On the flip side, despite only being 20 years old, Eberle is also seeing himself now in a bit of a leadership role, too. He's played more career games than six other Oilers on the current active roster.

"Most of my leading is trying to do it on the ice, making plays that will help our team win and stuff like that. That's the approach I take."


Kurtis Foster

In the latest edition of our fan question series, Milan of Burnaby, BC submitted a question for Kurtis Foster.

MILAN: "If you could relive any one single moment in your hockey career (not just in the NHL) what would that be and why?"

KURTIS: "Probably my greatest hockey moment was my first year with Minnesota, within my first 20 games, we were playing Montreal at home and one of my good buddies, Mikko Koivu, it's his first game playing against Saku.

"In overtime, against Montreal, I score the OT winner on a power play. It was an amazing moment to go through but when you watch the replay and you see how excited Mikko is when he takes the puck from his brother and the puck ends up coming to me and I score, it was something I'll never forget."

Fill out the form on the right to submit a question for one of the Oilers. We will ask one of the submitted questions after the next practice and will post the answer in the next Team Today.

Author: Marc Ciampa |, with files from Tom Gazzola



The Edmonton Oilers open a two-game road trip tonight in Minnesota, a city where the team has gone 15 consecutive games without a win. It's quite the contrast, considering that the first 15 times the Oilers met the Wild, it was Edmonton coming out on top with the exception of a lone overtime loss in 2002-03. The Oilers also picked up at least a point the first nine times the two sides met at Xcel Energy Center (7-0-1-1).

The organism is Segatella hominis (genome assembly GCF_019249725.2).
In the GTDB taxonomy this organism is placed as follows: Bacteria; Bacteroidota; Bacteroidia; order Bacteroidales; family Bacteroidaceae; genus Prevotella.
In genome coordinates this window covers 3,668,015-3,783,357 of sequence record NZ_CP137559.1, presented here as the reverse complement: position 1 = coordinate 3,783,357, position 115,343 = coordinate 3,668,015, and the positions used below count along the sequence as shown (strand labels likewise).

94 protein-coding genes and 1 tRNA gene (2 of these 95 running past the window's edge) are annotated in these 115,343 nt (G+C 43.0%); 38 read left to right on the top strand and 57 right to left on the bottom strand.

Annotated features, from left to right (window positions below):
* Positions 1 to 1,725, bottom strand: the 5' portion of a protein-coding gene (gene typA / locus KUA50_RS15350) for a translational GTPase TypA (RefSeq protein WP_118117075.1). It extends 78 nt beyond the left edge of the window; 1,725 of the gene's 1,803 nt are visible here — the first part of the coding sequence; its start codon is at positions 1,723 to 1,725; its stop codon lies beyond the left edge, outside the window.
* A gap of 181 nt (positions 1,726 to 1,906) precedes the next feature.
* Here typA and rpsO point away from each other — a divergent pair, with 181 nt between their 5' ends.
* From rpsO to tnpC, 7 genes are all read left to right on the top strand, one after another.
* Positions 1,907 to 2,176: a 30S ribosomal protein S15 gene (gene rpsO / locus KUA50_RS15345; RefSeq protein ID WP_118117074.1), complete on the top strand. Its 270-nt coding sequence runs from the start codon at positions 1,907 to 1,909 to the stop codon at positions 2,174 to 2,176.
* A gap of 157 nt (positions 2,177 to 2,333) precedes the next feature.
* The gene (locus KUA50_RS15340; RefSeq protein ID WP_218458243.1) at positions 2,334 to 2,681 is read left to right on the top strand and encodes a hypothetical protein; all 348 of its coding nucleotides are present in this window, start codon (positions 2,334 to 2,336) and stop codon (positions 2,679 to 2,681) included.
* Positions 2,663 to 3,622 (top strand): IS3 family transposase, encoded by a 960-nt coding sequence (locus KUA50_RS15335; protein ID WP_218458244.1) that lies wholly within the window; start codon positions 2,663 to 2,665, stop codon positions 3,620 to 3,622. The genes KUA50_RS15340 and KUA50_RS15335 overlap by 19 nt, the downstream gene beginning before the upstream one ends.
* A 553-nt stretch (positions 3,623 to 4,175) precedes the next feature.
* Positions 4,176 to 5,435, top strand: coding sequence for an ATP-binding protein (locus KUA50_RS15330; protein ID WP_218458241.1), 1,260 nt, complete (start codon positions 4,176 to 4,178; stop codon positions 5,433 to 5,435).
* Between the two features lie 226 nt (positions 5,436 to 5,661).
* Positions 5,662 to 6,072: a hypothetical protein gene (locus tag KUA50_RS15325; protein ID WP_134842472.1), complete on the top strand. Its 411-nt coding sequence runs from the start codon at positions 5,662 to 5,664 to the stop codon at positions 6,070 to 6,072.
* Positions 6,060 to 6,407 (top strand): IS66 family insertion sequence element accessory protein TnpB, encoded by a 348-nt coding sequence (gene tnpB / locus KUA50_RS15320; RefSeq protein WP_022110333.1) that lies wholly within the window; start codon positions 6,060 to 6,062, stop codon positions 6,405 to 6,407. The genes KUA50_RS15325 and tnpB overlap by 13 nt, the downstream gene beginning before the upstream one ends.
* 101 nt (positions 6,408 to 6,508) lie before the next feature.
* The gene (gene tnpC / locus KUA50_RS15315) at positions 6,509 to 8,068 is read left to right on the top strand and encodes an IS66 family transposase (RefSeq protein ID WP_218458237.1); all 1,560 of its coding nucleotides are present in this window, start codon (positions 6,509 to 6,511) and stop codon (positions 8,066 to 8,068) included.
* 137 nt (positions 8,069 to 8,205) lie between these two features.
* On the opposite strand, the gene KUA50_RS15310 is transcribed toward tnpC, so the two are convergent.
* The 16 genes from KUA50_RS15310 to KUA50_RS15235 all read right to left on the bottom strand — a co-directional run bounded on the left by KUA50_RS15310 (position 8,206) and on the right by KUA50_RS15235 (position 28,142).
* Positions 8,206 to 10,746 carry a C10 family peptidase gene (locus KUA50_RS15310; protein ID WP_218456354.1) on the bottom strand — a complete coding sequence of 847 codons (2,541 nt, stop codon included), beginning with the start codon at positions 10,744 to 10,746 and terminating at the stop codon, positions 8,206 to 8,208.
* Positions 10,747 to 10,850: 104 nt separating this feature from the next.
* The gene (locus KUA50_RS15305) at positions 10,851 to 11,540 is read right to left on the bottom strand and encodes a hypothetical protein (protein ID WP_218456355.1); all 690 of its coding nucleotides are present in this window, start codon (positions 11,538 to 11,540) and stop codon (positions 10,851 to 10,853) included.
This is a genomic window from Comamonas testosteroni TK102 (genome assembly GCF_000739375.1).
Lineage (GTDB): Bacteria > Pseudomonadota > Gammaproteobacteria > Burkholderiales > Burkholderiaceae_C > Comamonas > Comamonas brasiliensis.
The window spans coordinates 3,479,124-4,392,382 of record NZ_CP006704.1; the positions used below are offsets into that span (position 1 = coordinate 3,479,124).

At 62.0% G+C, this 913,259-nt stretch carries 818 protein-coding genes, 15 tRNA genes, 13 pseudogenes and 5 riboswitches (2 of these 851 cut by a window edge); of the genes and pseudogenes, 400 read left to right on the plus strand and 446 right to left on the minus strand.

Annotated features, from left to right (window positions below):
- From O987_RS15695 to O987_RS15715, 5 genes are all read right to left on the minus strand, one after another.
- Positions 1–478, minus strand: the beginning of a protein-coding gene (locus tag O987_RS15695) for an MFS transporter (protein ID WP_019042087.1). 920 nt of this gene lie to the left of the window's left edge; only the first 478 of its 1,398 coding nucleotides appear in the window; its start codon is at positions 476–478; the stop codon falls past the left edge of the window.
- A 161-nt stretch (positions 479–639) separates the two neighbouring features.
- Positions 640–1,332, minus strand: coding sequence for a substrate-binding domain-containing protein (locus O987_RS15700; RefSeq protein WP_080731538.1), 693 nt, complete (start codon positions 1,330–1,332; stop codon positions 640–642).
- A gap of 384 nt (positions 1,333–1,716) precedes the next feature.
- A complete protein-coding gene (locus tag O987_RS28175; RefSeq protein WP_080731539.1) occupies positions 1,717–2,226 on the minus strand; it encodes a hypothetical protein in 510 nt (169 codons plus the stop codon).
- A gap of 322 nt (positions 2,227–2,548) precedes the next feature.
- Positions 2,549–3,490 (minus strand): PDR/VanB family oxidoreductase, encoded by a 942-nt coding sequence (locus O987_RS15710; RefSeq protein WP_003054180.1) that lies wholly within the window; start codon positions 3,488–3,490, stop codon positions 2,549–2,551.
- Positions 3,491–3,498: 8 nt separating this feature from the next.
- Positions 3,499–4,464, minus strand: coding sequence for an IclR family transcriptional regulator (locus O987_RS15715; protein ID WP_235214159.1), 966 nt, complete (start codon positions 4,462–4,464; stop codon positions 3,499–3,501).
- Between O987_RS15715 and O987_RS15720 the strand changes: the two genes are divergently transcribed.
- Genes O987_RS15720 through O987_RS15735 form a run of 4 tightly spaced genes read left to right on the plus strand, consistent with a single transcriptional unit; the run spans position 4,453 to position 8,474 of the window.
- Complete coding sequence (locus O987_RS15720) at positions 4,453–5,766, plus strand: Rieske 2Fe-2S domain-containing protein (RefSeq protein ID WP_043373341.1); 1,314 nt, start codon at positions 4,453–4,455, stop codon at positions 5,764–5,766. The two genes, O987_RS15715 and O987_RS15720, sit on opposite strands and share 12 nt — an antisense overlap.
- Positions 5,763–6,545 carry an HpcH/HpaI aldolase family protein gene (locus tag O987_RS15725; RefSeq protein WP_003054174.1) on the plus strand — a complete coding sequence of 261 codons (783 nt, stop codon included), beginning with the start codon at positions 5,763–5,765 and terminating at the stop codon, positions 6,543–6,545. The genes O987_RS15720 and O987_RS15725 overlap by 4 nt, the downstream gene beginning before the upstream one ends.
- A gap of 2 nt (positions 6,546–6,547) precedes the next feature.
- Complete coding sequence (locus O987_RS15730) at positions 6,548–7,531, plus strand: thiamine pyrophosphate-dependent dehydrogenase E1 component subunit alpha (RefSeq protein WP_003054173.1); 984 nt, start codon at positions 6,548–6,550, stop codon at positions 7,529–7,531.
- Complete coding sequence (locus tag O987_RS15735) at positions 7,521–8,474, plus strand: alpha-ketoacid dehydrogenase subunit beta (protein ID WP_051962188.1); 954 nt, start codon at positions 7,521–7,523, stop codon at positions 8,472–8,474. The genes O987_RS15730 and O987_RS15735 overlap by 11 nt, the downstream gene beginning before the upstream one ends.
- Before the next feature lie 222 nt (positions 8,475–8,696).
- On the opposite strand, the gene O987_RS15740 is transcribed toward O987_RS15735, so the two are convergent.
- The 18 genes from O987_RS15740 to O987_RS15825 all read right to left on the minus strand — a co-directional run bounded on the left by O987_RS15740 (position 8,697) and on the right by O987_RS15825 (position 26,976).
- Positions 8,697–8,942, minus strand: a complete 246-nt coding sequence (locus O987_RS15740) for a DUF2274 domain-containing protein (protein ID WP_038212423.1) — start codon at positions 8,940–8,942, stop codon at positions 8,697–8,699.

"I don't know how it happens. For some reason, some teams match up better than other teams," said tonight's starting goaltender, Nikolai Khabibulin. "Our focus is don't get down early, hopefully try to score first."

Oilers head coach Tom Renney welcomed the challenge as the Oilers try to win in Saint Paul for the first time since January of 2007.

"It is what it is and we have to accept that fact and take responsibility for the next contest, which is tonight, and go after the win," Renney began.

"Personally, I kind of like it," he continued. "We've got to have something to shoot for and it's a pretty good motivator tonight so let's not make it 16 and go for the W here."


With their injury woes, the Oilers have struggled offensively. During their recent stretch of 10 games without a win, the Oilers have only scored 11 goals - including four last Saturday night against Calgary.

"One of the things we do when we play our game is move the puck quickly so we have good puck speed. We have to take that quickness towards the net," said Renney. "You have to really access that blue paint and go beyond there."

"We're going to have to do a lot by committee anyway but certainly we won't have any chance if we don't go to the net."